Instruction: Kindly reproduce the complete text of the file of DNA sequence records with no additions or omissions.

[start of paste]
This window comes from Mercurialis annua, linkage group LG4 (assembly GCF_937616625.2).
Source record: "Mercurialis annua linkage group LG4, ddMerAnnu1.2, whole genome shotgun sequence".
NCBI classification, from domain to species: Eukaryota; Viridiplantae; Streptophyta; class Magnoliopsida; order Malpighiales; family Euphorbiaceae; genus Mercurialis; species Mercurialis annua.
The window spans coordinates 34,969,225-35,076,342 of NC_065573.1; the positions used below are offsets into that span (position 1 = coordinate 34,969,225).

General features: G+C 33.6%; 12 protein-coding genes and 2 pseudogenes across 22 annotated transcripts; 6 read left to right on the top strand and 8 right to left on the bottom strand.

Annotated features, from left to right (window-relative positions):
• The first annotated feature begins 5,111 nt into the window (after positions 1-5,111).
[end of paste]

This window comes from Mercurialis annua, linkage group LG4 (assembly GCF_937616625.2).
Source record: "Mercurialis annua linkage group LG4, ddMerAnnu1.2, whole genome shotgun sequence".
NCBI classification, from domain to species: Eukaryota; Viridiplantae; Streptophyta; class Magnoliopsida; order Malpighiales; family Euphorbiaceae; genus Mercurialis; species Mercurialis annua.
The window spans coordinates 34,969,225-35,076,342 of NC_065573.1; the positions used below are offsets into that span (position 1 = coordinate 34,969,225).

General features: G+C 33.6%; 12 protein-coding genes and 2 pseudogenes across 22 annotated transcripts; 6 read left to right on the top strand and 8 right to left on the bottom strand.

Annotated features, from left to right (window-relative positions):
• The first annotated feature begins 5,111 nt into the window (after positions 1-5,111).